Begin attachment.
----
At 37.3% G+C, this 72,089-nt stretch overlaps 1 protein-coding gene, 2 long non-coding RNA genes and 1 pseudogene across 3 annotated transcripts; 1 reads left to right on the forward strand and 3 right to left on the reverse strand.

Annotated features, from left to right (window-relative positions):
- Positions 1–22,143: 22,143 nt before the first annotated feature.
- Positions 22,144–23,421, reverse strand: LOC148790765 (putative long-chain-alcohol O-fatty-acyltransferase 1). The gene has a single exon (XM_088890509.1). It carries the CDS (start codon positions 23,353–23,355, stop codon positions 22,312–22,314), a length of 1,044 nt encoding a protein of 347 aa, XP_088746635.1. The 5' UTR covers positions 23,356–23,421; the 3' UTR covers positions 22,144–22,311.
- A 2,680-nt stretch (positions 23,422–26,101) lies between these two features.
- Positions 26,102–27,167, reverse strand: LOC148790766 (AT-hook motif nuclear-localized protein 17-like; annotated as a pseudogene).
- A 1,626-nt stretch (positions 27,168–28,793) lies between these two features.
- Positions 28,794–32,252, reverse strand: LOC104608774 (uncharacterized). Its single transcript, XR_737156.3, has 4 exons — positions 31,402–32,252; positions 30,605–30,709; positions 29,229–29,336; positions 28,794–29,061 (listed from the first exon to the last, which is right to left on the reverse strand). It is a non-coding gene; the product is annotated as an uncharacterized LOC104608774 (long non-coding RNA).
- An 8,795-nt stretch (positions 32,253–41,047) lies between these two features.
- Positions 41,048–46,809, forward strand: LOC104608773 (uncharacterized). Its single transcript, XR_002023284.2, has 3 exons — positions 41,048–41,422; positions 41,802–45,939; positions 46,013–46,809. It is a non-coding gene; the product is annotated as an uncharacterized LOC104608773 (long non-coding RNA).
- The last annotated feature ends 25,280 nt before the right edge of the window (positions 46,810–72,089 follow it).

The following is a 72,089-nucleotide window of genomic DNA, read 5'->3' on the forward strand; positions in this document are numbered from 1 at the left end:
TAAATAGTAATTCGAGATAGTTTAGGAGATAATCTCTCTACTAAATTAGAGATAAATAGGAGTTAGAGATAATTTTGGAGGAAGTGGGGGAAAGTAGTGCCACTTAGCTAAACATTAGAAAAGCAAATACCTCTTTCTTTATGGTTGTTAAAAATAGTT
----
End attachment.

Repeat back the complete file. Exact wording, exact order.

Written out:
At 37.3% G+C, this 72,089-nt stretch overlaps 1 protein-coding gene, 2 long non-coding RNA genes and 1 pseudogene across 3 annotated transcripts; 1 reads left to right on the forward strand and 3 right to left on the reverse strand.

Annotated features, from left to right (window-relative positions):
- Positions 1–22,143: 22,143 nt before the first annotated feature.
- Positions 22,144–23,421, reverse strand: LOC148790765 (putative long-chain-alcohol O-fatty-acyltransferase 1). The gene has a single exon (XM_088890509.1). It carries the CDS (start codon positions 23,353–23,355, stop codon positions 22,312–22,314), a length of 1,044 nt encoding a protein of 347 aa, XP_088746635.1. The 5' UTR covers positions 23,356–23,421; the 3' UTR covers positions 22,144–22,311.
- A 2,680-nt stretch (positions 23,422–26,101) lies between these two features.
- Positions 26,102–27,167, reverse strand: LOC148790766 (AT-hook motif nuclear-localized protein 17-like; annotated as a pseudogene).
- A 1,626-nt stretch (positions 27,168–28,793) lies between these two features.
- Positions 28,794–32,252, reverse strand: LOC104608774 (uncharacterized). Its single transcript, XR_737156.3, has 4 exons — positions 31,402–32,252; positions 30,605–30,709; positions 29,229–29,336; positions 28,794–29,061 (listed from the first exon to the last, which is right to left on the reverse strand). It is a non-coding gene; the product is annotated as an uncharacterized LOC104608774 (long non-coding RNA).
- An 8,795-nt stretch (positions 32,253–41,047) lies between these two features.
- Positions 41,048–46,809, forward strand: LOC104608773 (uncharacterized). Its single transcript, XR_002023284.2, has 3 exons — positions 41,048–41,422; positions 41,802–45,939; positions 46,013–46,809. It is a non-coding gene; the product is annotated as an uncharacterized LOC104608773 (long non-coding RNA).
- The last annotated feature ends 25,280 nt before the right edge of the window (positions 46,810–72,089 follow it).

The following is a 72,089-nucleotide window of genomic DNA, read 5'->3' on the forward strand; positions in this document are numbered from 1 at the left end:
TAAATAGTAATTCGAGATAGTTTAGGAGATAATCTCTCTACTAAATTAGAGATAAATAGGAGTTAGAGATAATTTTGGAGGAAGTGGGGGAAAGTAGTGCCACTTAGCTAAACATTAGAAAAGCAAATACCTCTTTCTTTATGGTTGTTAAAAATAGTT